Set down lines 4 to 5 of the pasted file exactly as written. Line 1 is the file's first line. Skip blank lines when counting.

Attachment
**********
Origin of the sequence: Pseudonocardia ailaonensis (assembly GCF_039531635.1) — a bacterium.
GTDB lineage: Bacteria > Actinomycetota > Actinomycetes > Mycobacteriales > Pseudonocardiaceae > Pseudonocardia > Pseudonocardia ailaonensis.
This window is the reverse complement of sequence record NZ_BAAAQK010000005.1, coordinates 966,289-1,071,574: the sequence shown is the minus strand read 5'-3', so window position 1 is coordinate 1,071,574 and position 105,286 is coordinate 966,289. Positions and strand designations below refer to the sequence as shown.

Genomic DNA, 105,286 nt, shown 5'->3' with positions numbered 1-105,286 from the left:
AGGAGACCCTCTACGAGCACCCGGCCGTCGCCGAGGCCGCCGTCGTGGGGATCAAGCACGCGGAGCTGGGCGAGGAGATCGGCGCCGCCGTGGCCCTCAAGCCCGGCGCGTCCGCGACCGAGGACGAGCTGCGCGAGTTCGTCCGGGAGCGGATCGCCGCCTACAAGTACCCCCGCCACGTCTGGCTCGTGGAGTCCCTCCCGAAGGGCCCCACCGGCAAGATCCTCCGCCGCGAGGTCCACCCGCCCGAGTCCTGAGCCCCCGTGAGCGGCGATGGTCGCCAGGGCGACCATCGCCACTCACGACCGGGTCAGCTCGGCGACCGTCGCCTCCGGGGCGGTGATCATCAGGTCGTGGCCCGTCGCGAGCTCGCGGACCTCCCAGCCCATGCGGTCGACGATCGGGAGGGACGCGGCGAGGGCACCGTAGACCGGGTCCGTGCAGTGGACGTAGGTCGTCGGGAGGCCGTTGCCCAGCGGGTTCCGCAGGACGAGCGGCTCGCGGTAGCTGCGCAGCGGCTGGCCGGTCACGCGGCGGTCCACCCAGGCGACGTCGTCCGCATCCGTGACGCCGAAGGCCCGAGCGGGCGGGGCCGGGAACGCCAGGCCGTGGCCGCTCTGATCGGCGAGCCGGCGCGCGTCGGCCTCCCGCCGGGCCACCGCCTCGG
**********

Genomic DNA, 105,286 nt, shown 5'->3' with positions numbered 1-105,286 from the left:
AGGAGACCCTCTACGAGCACCCGGCCGTCGCCGAGGCCGCCGTCGTGGGGATCAAGCACGCGGAGCTGGGCGAGGAGATCGGCGCCGCCGTGGCCCTCAAGCCCGGCGCGTCCGCGACCGAGGACGAGCTGCGCGAGTTCGTCCGGGAGCGGATCGCCGCCTACAAGTACCCCCGCCACGTCTGGCTCGTGGAGTCCCTCCCGAAGGGCCCCACCGGCAAGATCCTCCGCCGCGAGGTCCACCCGCCCGAGTCCTGAGCCCCCGTGAGCGGCGATGGTCGCCAGGGCGACCATCGCCACTCACGACCGGGTCAGCTCGGCGACCGTCGCCTCCGGGGCGGTGATCATCAGGTCGTGGCCCGTCGCGAGCTCGCGGACCTCCCAGCCCATGCGGTCGACGATCGGGAGGGACGCGGCGAGGGCACCGTAGACCGGGTCCGTGCAGTGGACGTAGGTCGTCGGGAGGCCGTTGCCCAGCGGGTTCCGCAGGACGAGCGGCTCGCGGTAGCTGCGCAGCGGCTGGCCGGTCACGCGGCGGTCCACCCAGGCGACGTCGTCCGCATCCGTGACGCCGAAGGCCCGAGCGGGCGGGGCCGGGAACGCCAGGCCGTGGCCGCTCTGATCGGCGAGCCGGCGCGCGTCGGCCTCCCGCCGGGCCACCGCCTCGG